BRK.A, BCS, MF Global: Bankruptcy News Roundup

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BRK.A, BCS, MF Global: Bankruptcy News Roundup

Here’s the latest bankruptcy news making headlines.

Barclays Wins Lehman Ruling

On Tuesday, a judge ruled in Barclays PLC’s (NYSE:BCS) favor in its ongoing controversy with the trustee responsible for undoing Lehman Brothers Holdings Inc.’s brokerage. The bank purchased the brokerage in September 2008.

Judge Katherine Forrest of U.S. District Court in Manhattan said that Barclays can receive the majority of the $2.054 billion from a “margin account.” This overturns a 2011 bankruptcy judge’s decision that determined that the trustee, James W. Giddens, had been  entitled to the money.

Giddens is likely to appeal this latest decision.

Berkshire Hathway Inc. Wants Examiner, Confidentiality

In a Monday court filing with the U.S Bankruptcy Court in Manhattan, Warren Buffett’s Berkshire Hathaway Inc. (NYSE:BRK.A, BRK.B) wants an independent examiner appointed for the Ally Financial Inc. bankruptcy case with its mortgage subsidiary Residential Capital LLC. The company has asked that an examiner review the relationship between Ally and Residential Capital both prior and after its May 14 ResCap’s bankruptcy filing.

Berkshire is the owner of more than $1 billion in ResCap bonds.

In other company news, Berkshire Hathaway Inc. disclosed on Tuesday that it has a three percent stake in Lee Enterprises Inc. according to The Wall Street Journal. This comes after Securities and Exchange Commission rejected Berkshire’s proposal on May 25 to have this  investment information be treated confidentially.

In a regulatory filing, Berkshire said it has 1.66 million shares of Lee Enterprises, Incorporated (NYSE:LEE) as of March 31.

Romney Fails with Funding

According to a Reuters story, three ventures that had been funded by presidential candidate hopeful Mitt Romney failed during his tenure as governor of Massachusetts.

From a $17 million, energy fund developed and backed by the state during Romney’s reign as Massachusetts governor, after investing in a dozen companies, three have been closed said the fund’s manager, Massachusetts Green Energy Fund LP.

William Osborn, a founding partner with the fund, said to Reuters that while it’s too early to “judge” the success of the project, some are taking longer than expected to show a return.

Government support for clean-energy companies has become a campaign issues in this year’s presidential race. Last week after noting Solyndra LLC’s collapse following its $535 million U.S. loan guarantee, Romney said it represented President Barack Obama’s failure to create jobs. Osborn noted that Romney used to support this stuff as governor.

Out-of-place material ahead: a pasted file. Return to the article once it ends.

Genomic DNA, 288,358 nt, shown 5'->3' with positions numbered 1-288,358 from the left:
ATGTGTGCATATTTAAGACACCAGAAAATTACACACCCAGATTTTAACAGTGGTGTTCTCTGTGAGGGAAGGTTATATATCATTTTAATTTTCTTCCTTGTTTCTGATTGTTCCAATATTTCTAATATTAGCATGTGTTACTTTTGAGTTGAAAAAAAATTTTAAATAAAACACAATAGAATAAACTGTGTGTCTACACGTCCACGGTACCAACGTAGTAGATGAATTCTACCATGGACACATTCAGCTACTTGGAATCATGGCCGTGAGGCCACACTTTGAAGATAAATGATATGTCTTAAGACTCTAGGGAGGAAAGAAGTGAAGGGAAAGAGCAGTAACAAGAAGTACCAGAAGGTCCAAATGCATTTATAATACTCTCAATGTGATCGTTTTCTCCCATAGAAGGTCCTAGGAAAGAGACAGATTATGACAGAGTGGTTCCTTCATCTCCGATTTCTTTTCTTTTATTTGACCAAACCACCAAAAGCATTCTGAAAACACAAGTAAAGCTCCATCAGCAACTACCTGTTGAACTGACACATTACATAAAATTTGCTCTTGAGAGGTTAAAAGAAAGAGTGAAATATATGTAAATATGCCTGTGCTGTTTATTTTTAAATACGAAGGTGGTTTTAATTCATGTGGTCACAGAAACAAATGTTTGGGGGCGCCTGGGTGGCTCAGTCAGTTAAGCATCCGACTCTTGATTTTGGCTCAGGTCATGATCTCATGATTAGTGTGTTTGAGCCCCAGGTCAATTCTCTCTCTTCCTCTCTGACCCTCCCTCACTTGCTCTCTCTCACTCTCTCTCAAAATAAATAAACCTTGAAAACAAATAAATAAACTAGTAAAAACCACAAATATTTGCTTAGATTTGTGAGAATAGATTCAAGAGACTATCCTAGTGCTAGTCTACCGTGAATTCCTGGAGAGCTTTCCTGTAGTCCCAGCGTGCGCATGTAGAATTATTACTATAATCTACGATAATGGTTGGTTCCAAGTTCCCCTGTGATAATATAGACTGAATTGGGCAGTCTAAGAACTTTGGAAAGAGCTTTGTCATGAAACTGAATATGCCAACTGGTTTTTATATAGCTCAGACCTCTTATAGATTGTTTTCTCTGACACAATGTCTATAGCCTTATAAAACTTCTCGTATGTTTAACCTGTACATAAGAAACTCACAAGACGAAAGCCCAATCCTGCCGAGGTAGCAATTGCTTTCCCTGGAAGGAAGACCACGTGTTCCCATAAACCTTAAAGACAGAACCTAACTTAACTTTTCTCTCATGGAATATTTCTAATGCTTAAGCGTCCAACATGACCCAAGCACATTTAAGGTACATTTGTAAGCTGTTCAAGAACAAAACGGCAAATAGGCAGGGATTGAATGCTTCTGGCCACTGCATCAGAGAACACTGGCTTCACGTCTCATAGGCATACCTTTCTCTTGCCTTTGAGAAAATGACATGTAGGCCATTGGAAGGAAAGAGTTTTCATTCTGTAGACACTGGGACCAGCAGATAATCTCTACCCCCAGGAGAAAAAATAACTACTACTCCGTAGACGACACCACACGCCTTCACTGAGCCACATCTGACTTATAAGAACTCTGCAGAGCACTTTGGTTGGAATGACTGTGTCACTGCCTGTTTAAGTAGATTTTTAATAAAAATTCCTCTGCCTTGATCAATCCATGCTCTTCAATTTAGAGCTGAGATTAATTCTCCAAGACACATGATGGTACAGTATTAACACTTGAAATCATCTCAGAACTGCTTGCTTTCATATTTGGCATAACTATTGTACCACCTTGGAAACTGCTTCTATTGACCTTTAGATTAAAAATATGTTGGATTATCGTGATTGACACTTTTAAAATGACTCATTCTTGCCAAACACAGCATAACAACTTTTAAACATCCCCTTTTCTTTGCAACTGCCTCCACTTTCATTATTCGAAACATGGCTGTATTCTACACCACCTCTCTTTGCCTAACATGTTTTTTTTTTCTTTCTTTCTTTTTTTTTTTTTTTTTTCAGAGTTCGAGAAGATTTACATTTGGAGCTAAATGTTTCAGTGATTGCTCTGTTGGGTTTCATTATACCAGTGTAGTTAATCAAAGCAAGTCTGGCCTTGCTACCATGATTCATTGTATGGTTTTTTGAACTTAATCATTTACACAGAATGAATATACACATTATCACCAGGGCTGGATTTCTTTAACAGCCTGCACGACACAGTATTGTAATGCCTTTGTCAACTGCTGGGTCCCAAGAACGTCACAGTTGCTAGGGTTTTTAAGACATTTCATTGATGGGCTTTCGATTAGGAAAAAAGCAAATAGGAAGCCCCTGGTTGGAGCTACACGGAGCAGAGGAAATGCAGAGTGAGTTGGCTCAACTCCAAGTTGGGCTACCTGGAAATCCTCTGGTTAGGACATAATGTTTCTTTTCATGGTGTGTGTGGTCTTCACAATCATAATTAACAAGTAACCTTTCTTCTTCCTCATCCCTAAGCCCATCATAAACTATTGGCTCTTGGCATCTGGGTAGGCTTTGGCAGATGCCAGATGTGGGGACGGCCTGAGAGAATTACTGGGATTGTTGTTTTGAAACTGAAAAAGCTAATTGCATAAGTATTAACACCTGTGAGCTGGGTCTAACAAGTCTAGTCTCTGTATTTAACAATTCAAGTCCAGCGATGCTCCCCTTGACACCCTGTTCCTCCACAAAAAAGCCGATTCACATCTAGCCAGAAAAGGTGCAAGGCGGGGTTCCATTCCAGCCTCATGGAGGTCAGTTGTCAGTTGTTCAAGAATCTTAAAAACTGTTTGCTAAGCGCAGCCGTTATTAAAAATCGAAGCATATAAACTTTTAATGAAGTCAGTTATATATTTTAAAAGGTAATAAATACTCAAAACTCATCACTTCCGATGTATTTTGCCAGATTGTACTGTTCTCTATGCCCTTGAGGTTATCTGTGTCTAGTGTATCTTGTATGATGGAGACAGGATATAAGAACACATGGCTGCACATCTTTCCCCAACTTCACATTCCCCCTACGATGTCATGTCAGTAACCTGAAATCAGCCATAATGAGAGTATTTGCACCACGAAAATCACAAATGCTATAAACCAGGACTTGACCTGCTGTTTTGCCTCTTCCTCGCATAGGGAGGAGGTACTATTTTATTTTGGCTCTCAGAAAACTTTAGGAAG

MF Global Holdings Ltd.’s Trustees Put on the Gloves

Tensions are rising between the two trustees over MF Global Holdings Ltd (PINK:MFGLQ) with Louis Freeh as the trustee for the parent company trying to recover money for bondholders while James Giddens, the brokerage unit’s trustee, is trying to obtain  funds for customers.

On Monday in a bankruptcy court filing, Freeh asked for more than $2.3 billion in claims against the company’s brokerage unit. According to The Wall Street Journal, Freeh believes his report “gets to the heart of the complex intercompany relationships” at MF Global, citing  a deal that enabled a brokerage unit to place bets on European sovereign debt using reduced capital requirements.

Meanwhile, Giddens plans to challenge Freeh’s request and said this latest move would require them to put aside funds that should go to customers who are waiting for an estimated $1.6 billion.

New Group to Monitor Regulatory Reform

On Wednesday, look for an announcement from former Federal Deposit Insurance Corp. chairwoman Sheila Bair regarding a new regulatory reform monitoring group.

Blair said in a New York Times article, “The great challenge is to devise a system to identify risks that threaten market stability before they become a danger to the general public. We need a more effective and efficient early-warning system to detect issues that jeopardize the functioning of U.S. financial markets before they disrupt credit flows to the real economy. And two of the most critical tasks are how to impose greater market discipline on excess risk-taking and effectively end the doctrine ‘too big to fail.”

The new group will issue reports soon and includes a long impressive list: former Senators Bill Bradley, Democrat of New Jersey,  Chuck Hagel, Republican of Nebraska and Alan K. Simpson, Republican of Wyoming, Brooksley E. Born, Paul H. O’Neill, John S. Reed, and Hugh F. Johnston.

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